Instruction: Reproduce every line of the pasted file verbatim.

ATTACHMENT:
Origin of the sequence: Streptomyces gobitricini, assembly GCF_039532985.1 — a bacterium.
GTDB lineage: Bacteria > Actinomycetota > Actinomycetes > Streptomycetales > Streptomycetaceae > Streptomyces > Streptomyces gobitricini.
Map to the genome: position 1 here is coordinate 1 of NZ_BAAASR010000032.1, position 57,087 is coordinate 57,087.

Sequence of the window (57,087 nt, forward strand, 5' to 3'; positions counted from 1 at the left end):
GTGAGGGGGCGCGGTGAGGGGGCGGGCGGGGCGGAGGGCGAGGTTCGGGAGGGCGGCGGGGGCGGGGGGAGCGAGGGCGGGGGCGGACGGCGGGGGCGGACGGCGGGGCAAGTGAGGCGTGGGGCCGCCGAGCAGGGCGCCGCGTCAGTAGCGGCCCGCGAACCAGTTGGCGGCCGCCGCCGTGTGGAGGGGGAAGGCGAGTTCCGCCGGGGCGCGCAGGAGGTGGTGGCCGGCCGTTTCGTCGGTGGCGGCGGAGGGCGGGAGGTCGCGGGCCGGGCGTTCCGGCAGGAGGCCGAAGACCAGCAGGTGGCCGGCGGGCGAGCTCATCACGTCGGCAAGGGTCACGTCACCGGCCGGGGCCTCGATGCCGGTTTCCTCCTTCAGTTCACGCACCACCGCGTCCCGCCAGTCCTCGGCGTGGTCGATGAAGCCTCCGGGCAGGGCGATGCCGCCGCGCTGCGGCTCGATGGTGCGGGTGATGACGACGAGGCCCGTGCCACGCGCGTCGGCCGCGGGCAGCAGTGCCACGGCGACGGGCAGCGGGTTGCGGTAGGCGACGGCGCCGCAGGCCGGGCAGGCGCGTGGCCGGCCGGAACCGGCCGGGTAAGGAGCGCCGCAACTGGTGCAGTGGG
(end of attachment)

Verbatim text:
Origin of the sequence: Streptomyces gobitricini, assembly GCF_039532985.1 — a bacterium.
GTDB lineage: Bacteria > Actinomycetota > Actinomycetes > Streptomycetales > Streptomycetaceae > Streptomyces > Streptomyces gobitricini.
Map to the genome: position 1 here is coordinate 1 of NZ_BAAASR010000032.1, position 57,087 is coordinate 57,087.

Sequence of the window (57,087 nt, forward strand, 5' to 3'; positions counted from 1 at the left end):
GTGAGGGGGCGCGGTGAGGGGGCGGGCGGGGCGGAGGGCGAGGTTCGGGAGGGCGGCGGGGGCGGGGGGAGCGAGGGCGGGGGCGGACGGCGGGGGCGGACGGCGGGGCAAGTGAGGCGTGGGGCCGCCGAGCAGGGCGCCGCGTCAGTAGCGGCCCGCGAACCAGTTGGCGGCCGCCGCCGTGTGGAGGGGGAAGGCGAGTTCCGCCGGGGCGCGCAGGAGGTGGTGGCCGGCCGTTTCGTCGGTGGCGGCGGAGGGCGGGAGGTCGCGGGCCGGGCGTTCCGGCAGGAGGCCGAAGACCAGCAGGTGGCCGGCGGGCGAGCTCATCACGTCGGCAAGGGTCACGTCACCGGCCGGGGCCTCGATGCCGGTTTCCTCCTTCAGTTCACGCACCACCGCGTCCCGCCAGTCCTCGGCGTGGTCGATGAAGCCTCCGGGCAGGGCGATGCCGCCGCGCTGCGGCTCGATGGTGCGGGTGATGACGACGAGGCCCGTGCCACGCGCGTCGGCCGCGGGCAGCAGTGCCACGGCGACGGGCAGCGGGTTGCGGTAGGCGACGGCGCCGCAGGCCGGGCAGGCGCGTGGCCGGCCGGAACCGGCCGGGTAAGGAGCGCCGCAACTGGTGCAGTGGG